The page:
This article presents guided wave radar level measurement as an acceptable, less expensive alternate to load cell systems. By David Ladoski and Dan Klees
In many pharmaceutical processes, what works in the lab doesn’t always scale-up seamlessly into production; this is true in conical milling. Larger batches, different process conditions, and varying material characteristics can all create unforeseen problems that ultimately impact performance. Despite this, lab and pilot milling can still be a great indicator of scale-up output, and certain steps can be taken to maximize the likelihood of successful production. This white paper will aim to help you scale-up with minimum disruption or deviation. While there is no silver bullet, identifying potential pitfalls while understanding best practice can at least provide a logical road map for achieving milling success.
After multiple successful facility projects across the world, Extract Technology were approached by a major Pharmaceutical Company and given the challenge to update the older generation of containment equipment from 1990’s technology to the advanced technology available today.
To secure their position in an increasingly fierce market environment, pharmaceutical companies keep pushing the boundaries of their production capacities. Reaching that goal not only requires them to increase batch sizes. They must also optimize their existing manufacturing processes with state-of-the-art equipment and software systems while ensuring maximum safety for both products and operators. This is exactly what Bosch Packaging Technology offers its customers with tailor-made capsule filling lines backed by decades of experience in capsule filling processes and technology.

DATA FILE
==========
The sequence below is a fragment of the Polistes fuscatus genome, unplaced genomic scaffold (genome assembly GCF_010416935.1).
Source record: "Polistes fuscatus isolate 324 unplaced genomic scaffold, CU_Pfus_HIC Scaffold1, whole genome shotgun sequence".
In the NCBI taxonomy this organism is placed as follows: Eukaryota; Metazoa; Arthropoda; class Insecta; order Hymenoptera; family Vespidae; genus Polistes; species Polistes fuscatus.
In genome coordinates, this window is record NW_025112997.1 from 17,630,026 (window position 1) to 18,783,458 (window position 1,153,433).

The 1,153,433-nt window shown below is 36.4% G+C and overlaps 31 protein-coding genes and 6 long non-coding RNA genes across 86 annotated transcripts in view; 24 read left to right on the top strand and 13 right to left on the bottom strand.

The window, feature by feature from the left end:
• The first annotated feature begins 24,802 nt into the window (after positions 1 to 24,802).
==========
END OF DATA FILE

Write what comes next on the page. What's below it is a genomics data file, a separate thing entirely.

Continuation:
“Closed system filling” is a new set of processing controls appropriate for a sterile filling process that eliminates potential microbiological contamination from environmental and operator sources through the use of closed systems. This is an automated sterile connector technology by which presterilized closed containers are filled through an engineered and controlled passage enabling the filled product, the internal container and the closure system surfaces to avoid exposure to the background environment.
The Biopharmaceutics Classification System (BCS), developed by the U.S. Food and Drug Administration to simplify and accelerate the drug development process, helps companies when they file for bioequivalence of dosage forms based on in vitro dissolution testing. The objective of the BCS system is to predict in vivo performance of drugs from in vitro measurements of solubility and permeability. The system has evolved to classify low-soluble drugs according to their permeability (BCS Class II or IV). A compound’s classification (I through IV) is indicative of its potential bioavailability.
In order to keep up with fast developing technical standards, pharmaceutical manufacturers face the question whether investing in new equipment is the most profitable solution.